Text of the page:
Jimmy Carter, whose book Palestine: Peace Not Apartheid did more to legitimize the Apartheid smear than anything published by the BDS movement, is now publicly opposed to boycotts against Israel, including boycotts limited to the West Bank.
Carter told the AP this week that he and “The Elders” – a group former world leaders that includes outspoken Israel critics such as Desmond Tutu, among others – had discussed BDS and decided against it. “We decided not to publicly endorse any kind of embargo, or so forth, against Israeli invasion, or occupying troops in Palestine,” Carter said.
The move represents a significant break with Carter’s previous rhetoric on Israel, especially since the publication of his book in 2006. After all, if he still believes that Israel is an apartheid state, why would he not support the same tactics of boycott and sanctions that brought down the apartheid regime in South Africa?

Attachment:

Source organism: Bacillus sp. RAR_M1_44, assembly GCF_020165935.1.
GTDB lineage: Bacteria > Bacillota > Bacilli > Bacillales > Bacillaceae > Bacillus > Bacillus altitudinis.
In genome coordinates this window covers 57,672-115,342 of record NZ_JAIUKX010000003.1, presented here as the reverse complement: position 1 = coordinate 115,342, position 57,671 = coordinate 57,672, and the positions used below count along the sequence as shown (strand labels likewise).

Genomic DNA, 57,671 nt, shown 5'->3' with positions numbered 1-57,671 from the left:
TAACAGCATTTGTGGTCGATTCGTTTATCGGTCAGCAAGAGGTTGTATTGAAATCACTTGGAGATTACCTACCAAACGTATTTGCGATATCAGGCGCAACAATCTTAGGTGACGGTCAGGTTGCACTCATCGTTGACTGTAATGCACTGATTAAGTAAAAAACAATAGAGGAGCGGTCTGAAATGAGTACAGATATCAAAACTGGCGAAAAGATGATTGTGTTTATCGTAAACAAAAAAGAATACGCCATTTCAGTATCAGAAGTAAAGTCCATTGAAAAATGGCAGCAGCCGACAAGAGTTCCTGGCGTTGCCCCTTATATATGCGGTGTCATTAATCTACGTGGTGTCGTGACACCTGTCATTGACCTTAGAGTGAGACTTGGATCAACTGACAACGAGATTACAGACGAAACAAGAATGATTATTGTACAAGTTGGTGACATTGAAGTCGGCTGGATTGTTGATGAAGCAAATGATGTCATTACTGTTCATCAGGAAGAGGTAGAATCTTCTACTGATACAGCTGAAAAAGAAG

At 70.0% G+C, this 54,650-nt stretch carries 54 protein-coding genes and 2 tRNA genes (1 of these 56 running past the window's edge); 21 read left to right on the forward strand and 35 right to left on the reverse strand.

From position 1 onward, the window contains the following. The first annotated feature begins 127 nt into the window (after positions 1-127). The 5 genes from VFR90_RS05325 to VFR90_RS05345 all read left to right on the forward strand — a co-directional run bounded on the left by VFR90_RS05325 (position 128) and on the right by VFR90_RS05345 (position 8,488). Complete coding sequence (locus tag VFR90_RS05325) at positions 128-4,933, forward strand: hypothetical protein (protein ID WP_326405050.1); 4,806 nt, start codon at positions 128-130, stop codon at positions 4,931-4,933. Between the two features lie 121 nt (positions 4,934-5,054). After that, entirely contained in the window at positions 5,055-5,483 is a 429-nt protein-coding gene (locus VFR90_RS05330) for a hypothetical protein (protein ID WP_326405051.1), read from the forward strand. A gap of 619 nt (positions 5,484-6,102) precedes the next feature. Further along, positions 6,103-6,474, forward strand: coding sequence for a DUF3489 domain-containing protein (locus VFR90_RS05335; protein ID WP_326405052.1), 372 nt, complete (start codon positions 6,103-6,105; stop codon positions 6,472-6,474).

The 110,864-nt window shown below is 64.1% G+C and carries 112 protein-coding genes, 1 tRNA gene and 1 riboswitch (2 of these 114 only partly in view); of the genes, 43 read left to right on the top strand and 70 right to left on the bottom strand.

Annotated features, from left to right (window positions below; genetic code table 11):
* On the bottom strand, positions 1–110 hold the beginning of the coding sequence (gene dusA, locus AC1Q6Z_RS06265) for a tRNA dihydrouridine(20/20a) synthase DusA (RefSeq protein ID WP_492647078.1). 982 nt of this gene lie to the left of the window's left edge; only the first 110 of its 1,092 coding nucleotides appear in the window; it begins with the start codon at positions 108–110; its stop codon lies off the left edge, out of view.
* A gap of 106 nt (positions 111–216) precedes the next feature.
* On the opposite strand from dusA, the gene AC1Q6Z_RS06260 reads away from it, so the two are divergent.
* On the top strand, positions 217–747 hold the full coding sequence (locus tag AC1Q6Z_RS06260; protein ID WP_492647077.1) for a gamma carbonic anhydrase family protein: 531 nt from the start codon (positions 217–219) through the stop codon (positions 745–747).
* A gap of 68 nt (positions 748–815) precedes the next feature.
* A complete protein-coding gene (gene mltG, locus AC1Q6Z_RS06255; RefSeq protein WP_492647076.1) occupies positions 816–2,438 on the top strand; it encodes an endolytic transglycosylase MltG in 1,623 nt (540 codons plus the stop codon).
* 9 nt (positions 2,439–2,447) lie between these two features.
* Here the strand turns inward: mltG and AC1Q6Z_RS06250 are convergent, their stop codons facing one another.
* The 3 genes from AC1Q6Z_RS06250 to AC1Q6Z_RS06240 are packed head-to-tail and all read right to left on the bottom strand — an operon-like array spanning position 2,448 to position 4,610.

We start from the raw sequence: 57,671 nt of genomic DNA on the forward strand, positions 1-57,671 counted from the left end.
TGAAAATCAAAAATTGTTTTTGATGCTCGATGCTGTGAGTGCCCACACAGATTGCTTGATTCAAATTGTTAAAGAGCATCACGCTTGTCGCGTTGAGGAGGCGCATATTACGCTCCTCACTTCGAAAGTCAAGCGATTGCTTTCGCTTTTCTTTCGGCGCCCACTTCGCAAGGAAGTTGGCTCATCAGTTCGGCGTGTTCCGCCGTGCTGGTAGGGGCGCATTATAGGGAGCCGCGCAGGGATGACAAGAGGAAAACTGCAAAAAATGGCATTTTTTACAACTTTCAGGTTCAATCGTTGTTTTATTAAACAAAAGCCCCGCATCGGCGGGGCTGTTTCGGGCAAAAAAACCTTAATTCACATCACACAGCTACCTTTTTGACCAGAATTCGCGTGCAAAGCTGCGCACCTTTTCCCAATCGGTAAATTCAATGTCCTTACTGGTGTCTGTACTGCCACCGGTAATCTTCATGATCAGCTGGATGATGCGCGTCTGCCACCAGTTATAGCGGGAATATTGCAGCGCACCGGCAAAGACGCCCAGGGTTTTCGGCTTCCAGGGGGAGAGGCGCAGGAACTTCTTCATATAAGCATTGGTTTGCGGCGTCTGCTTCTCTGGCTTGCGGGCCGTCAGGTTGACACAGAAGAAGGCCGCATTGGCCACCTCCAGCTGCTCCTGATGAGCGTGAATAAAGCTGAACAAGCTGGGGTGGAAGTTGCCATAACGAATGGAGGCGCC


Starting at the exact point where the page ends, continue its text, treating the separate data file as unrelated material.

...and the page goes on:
But Carter’s rejection of BDS should not be interpreted with a conversion to Zionism. In the same interview, Carter endorsed the policy of labeling products from the West Bank “so that the buyers can decide whether they want to buy them or not” and rejected the Israeli demand that the Palestinians reconize Israel as a Jewish state.
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